All we really need to do is accept that not everyone in this world is living the same life as we are. That’s it! Then we can still be friends, and wield our shared misanthropy around the Internet together. Because in accepting that not everyone in this world is living the same life as we are, we maybe stop making ignorant comments about people that work on holidays, or even that shop and eat out on your blessed Stuff Your Face With Turkey Day. So you hate Kmart for being open all day on Thanksgiving. Fine! You do that! And it’s true that a lot of people there that day will just be shopping to screw the pooch and get a good deal.

But instead of hating on the company for being open, why not turn your hatred into compassion for the employees that probably are thanking their lucky stars that Kmart is open that day. It’s an extra day they get to work and put food on the table. Instead of being such a jerk, why not drop $5 Starbucks cards off to all the employees, or embrace the needs of fast food workers to work on the holiday by stopping by on your way to your Thanksgiving feast to get a soda and just wish the workers a happy holiday.

Maybe – just maybe – then this country would be a better place. If instead of screaming from our Facebooks and Twitter pages how much we want to boycott companies and how morally wrong this or that is, we just love each other and act with everlasting compassion.


The Burger Queen

For a very brief stint in high school, I worked as a fast food harlot.  Okay, I wasn’t so much a “harlot” as I was a queen, but you get the point.  I was that girl that you can never understand in the drive thru intercom, who chomps her gum in your face and picks at her nail polish, as if you would have no issue with such a food safety standard.  That was me.  I was the girl who would sit in the office, eating my salad, while taking your order and entering nothing into the computer.  “I’ll have your total at the window.”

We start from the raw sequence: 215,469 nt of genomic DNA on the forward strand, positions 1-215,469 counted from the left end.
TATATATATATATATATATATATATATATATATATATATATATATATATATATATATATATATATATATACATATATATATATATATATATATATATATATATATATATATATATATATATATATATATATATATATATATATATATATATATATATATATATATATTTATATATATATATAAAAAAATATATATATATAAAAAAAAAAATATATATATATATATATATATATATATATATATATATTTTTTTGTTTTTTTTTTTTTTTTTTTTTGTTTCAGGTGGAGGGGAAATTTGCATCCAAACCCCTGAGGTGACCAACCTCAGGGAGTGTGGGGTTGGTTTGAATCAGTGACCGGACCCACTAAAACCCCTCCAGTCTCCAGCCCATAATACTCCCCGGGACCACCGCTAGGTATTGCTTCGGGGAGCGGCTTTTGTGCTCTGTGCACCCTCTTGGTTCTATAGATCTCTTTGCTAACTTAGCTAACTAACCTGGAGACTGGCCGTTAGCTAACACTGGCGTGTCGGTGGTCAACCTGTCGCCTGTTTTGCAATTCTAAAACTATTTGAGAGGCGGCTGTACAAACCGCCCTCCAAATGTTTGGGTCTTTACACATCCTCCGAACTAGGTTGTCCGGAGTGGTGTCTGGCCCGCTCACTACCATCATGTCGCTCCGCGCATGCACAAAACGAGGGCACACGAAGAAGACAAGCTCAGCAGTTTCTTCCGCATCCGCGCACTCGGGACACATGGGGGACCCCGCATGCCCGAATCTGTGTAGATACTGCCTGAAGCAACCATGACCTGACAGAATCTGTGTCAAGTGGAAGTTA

But I was in high school, so we can all assume that if I worked in fast food now, I may not be quite so obnoxious.  For one, I would likely empathize with the general public more; for two, if I’m working in fast food at this stage in the game, I’m in no position to walk the line between ’employed’ and ‘fired,’ which I was most certainly doing when acting the way I did at my job in high school.  As time goes on, though, I realize that maybe I wasn’t.

Because I would consider myself to be a better employee in a fast food job, I generally expect others to do the same.  When I pull up to the window of McDonalds to get my daily Diet Coke (I’m addicted, and it has to be fountain DC), and the kid looks like he may not even be old enough to work, legally, I am in no way surprised by incompetence.  But when I pull up and see a woman in her mid- to late-40s, I expect better than that.

Now here’s the thing:  my father loves Burger King.  It’s a horrible habit; and I can’t stand the place myself.  But as he says, when you get to a certain age, you should be able to have the few things you truly enjoy without judgment.  Okay, fine – fair enough Papoo.  Although it would seem that service would be important, especially when he frequents the same Burger King so often.  And yet, time and time again, he returns with a story about something going wrong, always at the hands of the real Burger Queen – a woman quite obviously in (at least) her 40s.  Her name is Deloras, and even when it is sweltering hot out, she wears this long, dirty black cardigan sweater over her uniform.  She is constantly annoyed with my father, a sigh and extra chomp of her gum is standard when he pulls up to the window.  Her hair is generally disheveled, and if I ate the food I am certain there would be some of it in there.

I think, pulling up to the window, my father would get the best of service from this woman, the Burger Queen.  For one, he is a “regular” and in the fast food world, that means a lot.  But more than anything, his orders are generally simple.  It seems insane for him to order a medium Sprite and receive a King sized fry.  It seems ludicrous for him to clearly say “bacon croissant” only to receive a sausage breakfast scramble bowl.   Still, these mishaps go by every time he goes.

The ultimate in insults came the other day when he was given his food and the Burger Queen said to him “please leave the drive thru line, sir.”  I was there, he had been polite.  He asked how she was doing.  He paid, collected his food – and was then ushered out before she had even finished handing him his items.  No time to even put the food down and she was asking him to leave.  It was then that I realized, the horrible service would never end; my father will just put up with it, as all fast food patrons do.  The moral of the story?  Don’t eat fast food if you expect good service.  The real moral of the story?  No matter how bad the service, the Burger Queen seems to always prevail.